By: Noam Feifel  | 

Yeshiva University’s First Chanukahfest A Success, Fills Max Stern Athletic Center


The third night of Chanukah saw over 800 of YU and Stern students fill the Max Stern Athletic Center on the Wilf Campus for the first ever Chanukafest. The event took the place of the usual holiday-inspired Chanukah concert that served as the primary co-ed Chanukah celebration for a number of years at YU, but whose attendance had declined in recent years. Chanukafest was a novel proposal from the seven student council committees of the Wilf and Beren campuses that orchestrated and executed it.

The carnival-themed event comprised various booths set up across the lively, crowded room. Energetic students could be seen playing Chanukah-spirited games, snacking on the free food, socializing with old friends, and making new ones amid all the excitement. “I can tell a lot of work went into planning this,” observed sophomore Noah Frankel at the event. “I’d say it’s paying off too. There are so many things to do! This is a great Chanukah party.”

The main attraction of the night, though, was the mesmerizing dance moves showcased by street performing and former America’s Got Talent duo, Tic and Tac, who performed two different acts at the fest. Both acts drew an animated crowd of students, who flocked towards center-court and huddled around to watch the performers deftly execute their acrobatic stunts.

And the overall reaction of the student body to the performers seemed positive. “The event as a whole was really fun. But the Tic and Tac performance took the night from good to unforgettable,” exclaimed sophomore Joseph Solomont. Senior Ari Marder confessed that he wasn’t having the best time at the event prior to their act, but that once Tic and Tac started to perform, his experience drastically improved. “The party was so-so. But then they came out. I’ve never seen people flip in the air like that before. It honestly was one of the coolest shows I’ve ever seen, and made everything else here seem better too.”

Noam Safier, president of the Yeshiva Student Union, reflected on the event in similar fashion. “People seemed to really enjoy the casual mix of food, games, music and friends.” On behalf of the many committees that conjoined to coordinate the festival, he continued “All of us are incredibly satisfied with the result and are glad to see that our gamble of straying from the traditional concert paid off.”

Even after the festivities concluded, most in attendance got to walk away with a good taste in their mouths, and not just from the Latkes they had just consumed. “The best part of the night, for me, was getting some new YU apparel,” said sophomore Deena Drazin, holding up the new “Y” embroidered winter hat that she, and many others received from the school upon entrance to the event. Due to the huge turnout, though, the supply of hats proved to be quite scant. Jacob Herenstein, who was distributing the apparel, estimated a turnout of 600 students, and said the 300 total hats went in about eight minutes. As a result, some students, like sophomore Jeremy Shevach, were deprived of the opportunity to receive the Chanukah gift. “I wish I had gotten there a little earlier so I could’ve snagged one,” said Shevach, visibly disappointed. “It didn’t ruin the night, though,” he added on a more positive note. “My friends and I had a great time watching the performers and snacking on the corn dogs and popcorn.”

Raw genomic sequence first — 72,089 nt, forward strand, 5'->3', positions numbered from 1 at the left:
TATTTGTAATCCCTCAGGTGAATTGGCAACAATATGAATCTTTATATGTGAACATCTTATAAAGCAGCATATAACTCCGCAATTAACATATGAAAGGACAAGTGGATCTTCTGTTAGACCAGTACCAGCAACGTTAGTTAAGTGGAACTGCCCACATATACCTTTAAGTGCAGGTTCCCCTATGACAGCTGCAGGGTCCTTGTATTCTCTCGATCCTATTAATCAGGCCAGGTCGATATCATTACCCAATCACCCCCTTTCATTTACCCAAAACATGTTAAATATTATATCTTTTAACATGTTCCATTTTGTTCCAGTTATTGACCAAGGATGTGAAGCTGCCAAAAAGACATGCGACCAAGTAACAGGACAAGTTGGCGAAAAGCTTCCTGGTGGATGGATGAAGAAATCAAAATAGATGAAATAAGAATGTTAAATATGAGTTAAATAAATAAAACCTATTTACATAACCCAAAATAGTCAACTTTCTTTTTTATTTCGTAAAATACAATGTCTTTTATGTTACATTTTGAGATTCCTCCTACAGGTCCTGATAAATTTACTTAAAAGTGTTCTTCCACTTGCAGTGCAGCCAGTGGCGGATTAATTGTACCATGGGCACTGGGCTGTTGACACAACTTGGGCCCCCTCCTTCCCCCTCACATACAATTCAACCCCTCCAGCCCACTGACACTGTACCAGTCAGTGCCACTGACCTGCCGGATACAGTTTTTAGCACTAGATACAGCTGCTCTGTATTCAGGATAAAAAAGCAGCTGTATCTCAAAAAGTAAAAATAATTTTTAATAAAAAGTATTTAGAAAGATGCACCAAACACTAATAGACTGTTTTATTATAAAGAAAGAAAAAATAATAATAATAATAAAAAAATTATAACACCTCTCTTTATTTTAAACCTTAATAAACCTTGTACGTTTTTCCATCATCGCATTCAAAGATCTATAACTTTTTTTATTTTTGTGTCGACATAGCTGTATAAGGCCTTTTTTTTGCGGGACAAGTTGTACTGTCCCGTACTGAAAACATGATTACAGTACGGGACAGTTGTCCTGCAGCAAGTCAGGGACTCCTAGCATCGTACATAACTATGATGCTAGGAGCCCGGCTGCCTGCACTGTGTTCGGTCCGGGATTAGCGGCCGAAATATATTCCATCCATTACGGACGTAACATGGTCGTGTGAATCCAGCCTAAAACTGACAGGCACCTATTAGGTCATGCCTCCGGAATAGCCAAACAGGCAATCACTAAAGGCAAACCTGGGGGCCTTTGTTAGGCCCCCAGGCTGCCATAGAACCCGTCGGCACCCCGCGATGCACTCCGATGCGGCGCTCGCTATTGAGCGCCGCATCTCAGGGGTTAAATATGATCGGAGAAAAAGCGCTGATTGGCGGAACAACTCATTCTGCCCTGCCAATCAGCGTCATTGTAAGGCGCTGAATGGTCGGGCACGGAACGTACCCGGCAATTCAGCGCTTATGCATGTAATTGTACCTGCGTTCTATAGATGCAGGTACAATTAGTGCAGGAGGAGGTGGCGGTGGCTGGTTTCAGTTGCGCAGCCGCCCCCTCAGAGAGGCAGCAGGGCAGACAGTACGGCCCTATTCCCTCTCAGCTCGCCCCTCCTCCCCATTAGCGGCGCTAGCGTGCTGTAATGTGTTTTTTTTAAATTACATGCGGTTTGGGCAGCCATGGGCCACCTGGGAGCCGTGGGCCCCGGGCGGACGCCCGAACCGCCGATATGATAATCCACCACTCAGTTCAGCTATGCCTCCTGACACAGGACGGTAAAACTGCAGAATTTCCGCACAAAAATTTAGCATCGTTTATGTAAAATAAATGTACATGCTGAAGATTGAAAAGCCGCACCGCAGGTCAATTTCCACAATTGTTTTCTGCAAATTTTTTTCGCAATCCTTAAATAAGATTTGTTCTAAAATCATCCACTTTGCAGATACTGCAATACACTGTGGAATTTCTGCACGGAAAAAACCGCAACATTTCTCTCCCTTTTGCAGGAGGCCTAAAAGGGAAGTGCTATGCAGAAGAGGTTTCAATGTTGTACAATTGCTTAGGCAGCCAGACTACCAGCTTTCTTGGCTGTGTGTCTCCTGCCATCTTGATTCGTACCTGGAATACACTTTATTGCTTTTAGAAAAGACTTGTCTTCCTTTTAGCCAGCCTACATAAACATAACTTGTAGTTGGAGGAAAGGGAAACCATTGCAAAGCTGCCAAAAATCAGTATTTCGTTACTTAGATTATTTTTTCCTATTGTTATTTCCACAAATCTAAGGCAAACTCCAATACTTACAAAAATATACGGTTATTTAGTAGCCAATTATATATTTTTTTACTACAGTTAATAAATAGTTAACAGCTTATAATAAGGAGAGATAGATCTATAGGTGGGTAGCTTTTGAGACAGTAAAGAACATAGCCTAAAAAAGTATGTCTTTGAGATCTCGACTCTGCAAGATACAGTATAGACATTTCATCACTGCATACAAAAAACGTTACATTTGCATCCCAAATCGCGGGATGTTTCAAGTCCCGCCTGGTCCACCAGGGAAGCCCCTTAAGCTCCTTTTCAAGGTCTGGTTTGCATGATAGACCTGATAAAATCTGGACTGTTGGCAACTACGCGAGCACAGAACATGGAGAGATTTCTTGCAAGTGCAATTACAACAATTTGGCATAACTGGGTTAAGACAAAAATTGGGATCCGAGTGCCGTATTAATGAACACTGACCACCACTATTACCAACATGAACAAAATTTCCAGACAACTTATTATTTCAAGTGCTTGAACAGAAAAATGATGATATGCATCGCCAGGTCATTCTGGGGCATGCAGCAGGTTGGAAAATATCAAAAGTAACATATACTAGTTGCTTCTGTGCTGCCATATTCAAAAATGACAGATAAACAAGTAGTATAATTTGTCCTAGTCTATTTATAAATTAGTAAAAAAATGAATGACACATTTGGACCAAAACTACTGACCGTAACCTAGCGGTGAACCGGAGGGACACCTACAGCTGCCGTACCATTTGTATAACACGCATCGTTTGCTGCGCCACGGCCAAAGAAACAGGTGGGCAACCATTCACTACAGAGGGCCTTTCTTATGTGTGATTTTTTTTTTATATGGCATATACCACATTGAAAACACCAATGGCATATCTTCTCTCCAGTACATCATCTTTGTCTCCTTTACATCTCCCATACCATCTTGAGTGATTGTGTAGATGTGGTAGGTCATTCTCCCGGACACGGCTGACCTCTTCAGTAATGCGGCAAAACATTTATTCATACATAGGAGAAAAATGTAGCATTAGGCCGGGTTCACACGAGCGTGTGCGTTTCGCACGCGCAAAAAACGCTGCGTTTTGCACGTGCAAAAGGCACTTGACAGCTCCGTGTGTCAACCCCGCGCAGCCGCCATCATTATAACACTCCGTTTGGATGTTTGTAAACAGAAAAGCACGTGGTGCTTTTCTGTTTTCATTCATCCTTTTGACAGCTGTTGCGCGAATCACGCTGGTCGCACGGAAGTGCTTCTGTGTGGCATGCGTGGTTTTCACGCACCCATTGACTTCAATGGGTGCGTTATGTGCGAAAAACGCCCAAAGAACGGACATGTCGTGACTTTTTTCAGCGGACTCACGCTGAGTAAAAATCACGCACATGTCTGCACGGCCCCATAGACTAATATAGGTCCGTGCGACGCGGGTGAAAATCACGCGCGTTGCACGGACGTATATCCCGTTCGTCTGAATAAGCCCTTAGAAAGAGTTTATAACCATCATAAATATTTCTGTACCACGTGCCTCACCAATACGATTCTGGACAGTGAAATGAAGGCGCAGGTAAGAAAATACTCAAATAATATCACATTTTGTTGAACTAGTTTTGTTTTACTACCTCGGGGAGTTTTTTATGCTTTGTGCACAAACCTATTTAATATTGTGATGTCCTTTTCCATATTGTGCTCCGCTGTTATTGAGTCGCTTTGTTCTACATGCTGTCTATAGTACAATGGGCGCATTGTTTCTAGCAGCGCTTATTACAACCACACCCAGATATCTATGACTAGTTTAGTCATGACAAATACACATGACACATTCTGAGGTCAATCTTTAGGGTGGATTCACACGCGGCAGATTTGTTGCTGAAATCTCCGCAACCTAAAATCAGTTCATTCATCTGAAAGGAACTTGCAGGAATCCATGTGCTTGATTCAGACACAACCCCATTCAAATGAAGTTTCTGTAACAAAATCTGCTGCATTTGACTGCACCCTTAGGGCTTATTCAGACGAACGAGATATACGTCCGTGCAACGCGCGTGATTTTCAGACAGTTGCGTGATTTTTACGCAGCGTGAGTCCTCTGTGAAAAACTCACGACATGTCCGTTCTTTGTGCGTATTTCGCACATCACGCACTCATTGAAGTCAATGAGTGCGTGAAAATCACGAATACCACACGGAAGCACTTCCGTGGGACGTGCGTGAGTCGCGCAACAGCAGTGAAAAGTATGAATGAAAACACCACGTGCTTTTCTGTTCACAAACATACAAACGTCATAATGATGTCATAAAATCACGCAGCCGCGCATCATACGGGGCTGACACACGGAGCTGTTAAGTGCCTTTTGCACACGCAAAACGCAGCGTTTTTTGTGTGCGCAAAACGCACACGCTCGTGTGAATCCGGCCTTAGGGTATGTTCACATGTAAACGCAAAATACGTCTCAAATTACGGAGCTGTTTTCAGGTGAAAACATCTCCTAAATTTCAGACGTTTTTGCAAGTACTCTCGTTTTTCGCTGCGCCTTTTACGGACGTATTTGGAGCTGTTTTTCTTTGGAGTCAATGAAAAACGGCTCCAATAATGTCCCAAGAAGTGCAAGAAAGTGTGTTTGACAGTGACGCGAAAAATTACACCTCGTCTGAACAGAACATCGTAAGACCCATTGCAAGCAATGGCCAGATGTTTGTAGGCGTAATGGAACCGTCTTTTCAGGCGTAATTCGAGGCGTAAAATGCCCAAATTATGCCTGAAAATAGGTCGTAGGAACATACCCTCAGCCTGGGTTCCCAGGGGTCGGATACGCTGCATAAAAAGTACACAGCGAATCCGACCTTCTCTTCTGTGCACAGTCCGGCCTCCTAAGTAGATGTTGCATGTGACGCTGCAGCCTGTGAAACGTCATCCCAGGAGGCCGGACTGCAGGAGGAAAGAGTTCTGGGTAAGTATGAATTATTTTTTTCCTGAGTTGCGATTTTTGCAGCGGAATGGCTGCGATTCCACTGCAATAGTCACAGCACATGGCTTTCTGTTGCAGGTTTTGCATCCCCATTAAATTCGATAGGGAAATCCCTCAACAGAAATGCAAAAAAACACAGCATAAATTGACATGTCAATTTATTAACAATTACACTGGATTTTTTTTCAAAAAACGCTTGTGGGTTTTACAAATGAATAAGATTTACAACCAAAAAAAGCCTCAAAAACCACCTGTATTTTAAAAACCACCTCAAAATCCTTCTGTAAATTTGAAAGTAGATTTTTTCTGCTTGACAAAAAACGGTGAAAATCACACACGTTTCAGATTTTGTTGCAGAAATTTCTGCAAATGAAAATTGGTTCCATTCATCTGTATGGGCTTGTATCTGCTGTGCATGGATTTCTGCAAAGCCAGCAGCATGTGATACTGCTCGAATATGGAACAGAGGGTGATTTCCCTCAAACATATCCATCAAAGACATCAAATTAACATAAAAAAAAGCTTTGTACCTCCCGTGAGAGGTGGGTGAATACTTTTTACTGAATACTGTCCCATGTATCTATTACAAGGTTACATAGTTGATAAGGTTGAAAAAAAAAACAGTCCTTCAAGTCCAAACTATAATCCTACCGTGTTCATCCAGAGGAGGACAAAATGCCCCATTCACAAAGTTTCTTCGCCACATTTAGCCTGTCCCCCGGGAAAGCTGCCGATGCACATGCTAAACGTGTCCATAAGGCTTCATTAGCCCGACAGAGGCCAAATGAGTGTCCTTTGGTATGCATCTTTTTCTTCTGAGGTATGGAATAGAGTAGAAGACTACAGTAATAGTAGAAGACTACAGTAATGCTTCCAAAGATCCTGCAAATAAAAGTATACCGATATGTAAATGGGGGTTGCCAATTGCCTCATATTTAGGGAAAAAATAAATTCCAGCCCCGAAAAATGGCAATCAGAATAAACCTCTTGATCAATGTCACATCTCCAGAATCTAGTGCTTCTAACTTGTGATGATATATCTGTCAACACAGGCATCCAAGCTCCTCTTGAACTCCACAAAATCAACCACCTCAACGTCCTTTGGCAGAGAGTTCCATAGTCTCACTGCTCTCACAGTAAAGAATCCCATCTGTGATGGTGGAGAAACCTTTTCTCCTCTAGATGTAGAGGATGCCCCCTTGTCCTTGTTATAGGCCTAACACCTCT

Some students weren’t as satisfied, though. Senior Ben Barel criticized the absence of Sufganiyot at Chanukafest. “I actually left another event I was at early because I was in the mood for some jelly doughnuts and assumed that there would be some here. I mean, what kind of Chanukah party doesn’t have jelly doughnuts?”

An aggravated Barel admitted that he exited the event within only a few minutes of arriving there, explaining, “This was a great idea. But I wish they would have stuck with the concert approach as they have in past years.” He seemed to be one of the exceptions though, as the general crowd departed from the festivities in overtly positive spirits, and could be heard sharing their favorite parts of the night as students hung around campus even far after the event came to a close.

“My favorite part of the night was the carnival games. How often do you get to play carnival games for free? And there were prizes!” said sophomore Shmuel Knoller. “I hope they do this again next year.”

Others simply enjoyed the crowd and company of other students having a good time. Senior Carol Jacobson said “It was just a perfect event--a chance for students from both campuses to hang out and celebrate Chanukah in an appropriate environment.” Jacobson, whose family has attended YU for 3 generations, added that her grandparents met at an event just like this one, a Lag Ba’Omer Chagigah over 50 years ago.

Whether it was the games, the show or the food, it seemed like the student body appreciated the event and enjoyed themselves. “Events are run for the students, and when the students are satisfied, we know we’re doing a good job” concluded Safier. When asked about the possibility of a second Chanukafest next year, he simply replied, “That’s up to next year’s council, but I hope they decide to do it.”